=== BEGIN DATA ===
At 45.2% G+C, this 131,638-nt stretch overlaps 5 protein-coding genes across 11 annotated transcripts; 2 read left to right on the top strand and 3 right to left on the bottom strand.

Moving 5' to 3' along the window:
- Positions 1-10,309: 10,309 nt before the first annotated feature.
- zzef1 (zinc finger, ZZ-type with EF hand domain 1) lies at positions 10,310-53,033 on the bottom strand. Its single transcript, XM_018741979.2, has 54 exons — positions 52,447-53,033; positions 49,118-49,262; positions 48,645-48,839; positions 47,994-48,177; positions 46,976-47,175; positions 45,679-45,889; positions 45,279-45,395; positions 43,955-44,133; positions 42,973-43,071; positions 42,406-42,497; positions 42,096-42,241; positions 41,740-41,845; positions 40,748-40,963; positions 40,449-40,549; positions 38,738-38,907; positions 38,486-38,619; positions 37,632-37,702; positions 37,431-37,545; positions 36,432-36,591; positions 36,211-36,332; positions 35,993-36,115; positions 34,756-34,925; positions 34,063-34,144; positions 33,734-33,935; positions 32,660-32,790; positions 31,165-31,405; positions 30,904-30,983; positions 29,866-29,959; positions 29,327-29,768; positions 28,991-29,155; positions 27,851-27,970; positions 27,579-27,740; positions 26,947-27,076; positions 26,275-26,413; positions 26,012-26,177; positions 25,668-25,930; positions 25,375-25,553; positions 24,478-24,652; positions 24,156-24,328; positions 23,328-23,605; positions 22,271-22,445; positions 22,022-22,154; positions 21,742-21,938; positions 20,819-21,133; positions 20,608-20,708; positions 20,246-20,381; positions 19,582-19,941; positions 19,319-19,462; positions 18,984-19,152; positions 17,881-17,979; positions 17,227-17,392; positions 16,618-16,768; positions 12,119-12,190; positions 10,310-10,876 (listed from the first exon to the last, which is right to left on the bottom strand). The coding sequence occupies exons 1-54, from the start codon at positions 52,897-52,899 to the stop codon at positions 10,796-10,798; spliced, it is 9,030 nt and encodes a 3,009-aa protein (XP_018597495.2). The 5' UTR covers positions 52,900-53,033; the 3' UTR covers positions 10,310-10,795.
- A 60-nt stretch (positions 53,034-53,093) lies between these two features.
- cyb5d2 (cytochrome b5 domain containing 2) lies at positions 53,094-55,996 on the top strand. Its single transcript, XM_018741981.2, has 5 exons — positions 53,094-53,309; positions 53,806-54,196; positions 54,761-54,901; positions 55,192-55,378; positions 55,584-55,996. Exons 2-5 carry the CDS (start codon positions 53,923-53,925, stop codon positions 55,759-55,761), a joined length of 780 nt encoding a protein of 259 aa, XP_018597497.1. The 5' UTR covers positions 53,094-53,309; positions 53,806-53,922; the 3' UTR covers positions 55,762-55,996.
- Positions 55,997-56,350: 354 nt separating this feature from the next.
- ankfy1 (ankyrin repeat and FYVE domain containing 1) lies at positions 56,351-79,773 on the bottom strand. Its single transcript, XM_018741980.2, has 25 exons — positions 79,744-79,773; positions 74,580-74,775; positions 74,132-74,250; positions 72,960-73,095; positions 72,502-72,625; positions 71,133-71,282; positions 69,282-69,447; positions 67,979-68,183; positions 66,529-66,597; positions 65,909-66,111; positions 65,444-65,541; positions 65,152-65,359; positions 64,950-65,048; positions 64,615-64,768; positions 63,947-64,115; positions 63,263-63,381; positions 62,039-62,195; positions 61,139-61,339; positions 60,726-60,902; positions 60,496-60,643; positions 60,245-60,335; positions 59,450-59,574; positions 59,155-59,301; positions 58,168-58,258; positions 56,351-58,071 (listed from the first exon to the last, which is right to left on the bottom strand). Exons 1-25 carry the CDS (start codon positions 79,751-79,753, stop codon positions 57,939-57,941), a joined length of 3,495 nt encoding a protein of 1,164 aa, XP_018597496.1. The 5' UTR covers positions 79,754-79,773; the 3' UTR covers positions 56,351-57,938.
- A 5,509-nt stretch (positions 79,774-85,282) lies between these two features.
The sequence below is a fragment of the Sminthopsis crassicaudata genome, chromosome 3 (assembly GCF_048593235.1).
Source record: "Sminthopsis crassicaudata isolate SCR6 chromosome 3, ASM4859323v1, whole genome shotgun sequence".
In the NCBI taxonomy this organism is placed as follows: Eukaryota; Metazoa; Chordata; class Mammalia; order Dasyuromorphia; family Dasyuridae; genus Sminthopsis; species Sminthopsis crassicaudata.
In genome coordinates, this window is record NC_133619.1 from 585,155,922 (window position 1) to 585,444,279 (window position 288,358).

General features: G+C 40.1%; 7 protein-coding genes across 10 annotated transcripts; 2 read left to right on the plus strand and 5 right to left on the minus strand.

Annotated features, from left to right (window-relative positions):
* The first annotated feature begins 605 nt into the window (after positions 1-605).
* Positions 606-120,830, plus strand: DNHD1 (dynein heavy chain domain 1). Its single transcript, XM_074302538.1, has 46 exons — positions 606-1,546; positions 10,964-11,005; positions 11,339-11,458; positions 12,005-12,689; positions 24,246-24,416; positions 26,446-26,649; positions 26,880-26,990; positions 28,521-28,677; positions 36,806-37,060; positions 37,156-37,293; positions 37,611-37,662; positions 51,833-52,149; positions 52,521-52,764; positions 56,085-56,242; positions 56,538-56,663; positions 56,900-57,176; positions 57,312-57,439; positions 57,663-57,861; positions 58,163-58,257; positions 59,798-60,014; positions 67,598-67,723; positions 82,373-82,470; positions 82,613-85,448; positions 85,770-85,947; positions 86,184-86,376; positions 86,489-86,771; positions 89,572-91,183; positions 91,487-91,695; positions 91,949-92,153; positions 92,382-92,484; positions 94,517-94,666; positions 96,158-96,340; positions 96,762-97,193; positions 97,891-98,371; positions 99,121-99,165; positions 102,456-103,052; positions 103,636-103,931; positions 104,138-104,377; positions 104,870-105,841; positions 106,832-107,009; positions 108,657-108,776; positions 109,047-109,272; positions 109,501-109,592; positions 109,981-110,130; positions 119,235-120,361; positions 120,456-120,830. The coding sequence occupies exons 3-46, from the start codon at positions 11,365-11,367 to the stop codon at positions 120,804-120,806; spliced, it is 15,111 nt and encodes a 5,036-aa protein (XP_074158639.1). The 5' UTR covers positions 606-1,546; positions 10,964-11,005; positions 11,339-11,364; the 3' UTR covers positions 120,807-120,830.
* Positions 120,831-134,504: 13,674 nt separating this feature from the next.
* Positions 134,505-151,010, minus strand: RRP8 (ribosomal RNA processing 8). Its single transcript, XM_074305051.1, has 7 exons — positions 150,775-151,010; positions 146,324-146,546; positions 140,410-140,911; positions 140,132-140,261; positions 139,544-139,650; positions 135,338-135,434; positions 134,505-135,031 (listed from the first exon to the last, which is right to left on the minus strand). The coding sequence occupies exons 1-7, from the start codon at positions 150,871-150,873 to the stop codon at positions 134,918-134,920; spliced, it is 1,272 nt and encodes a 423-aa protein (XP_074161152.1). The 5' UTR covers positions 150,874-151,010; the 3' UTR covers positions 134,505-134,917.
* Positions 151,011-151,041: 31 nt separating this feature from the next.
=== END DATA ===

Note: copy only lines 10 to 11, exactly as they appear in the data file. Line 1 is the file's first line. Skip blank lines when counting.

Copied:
The sequence below is a fragment of the Sminthopsis crassicaudata genome, chromosome 3 (assembly GCF_048593235.1).
Source record: "Sminthopsis crassicaudata isolate SCR6 chromosome 3, ASM4859323v1, whole genome shotgun sequence".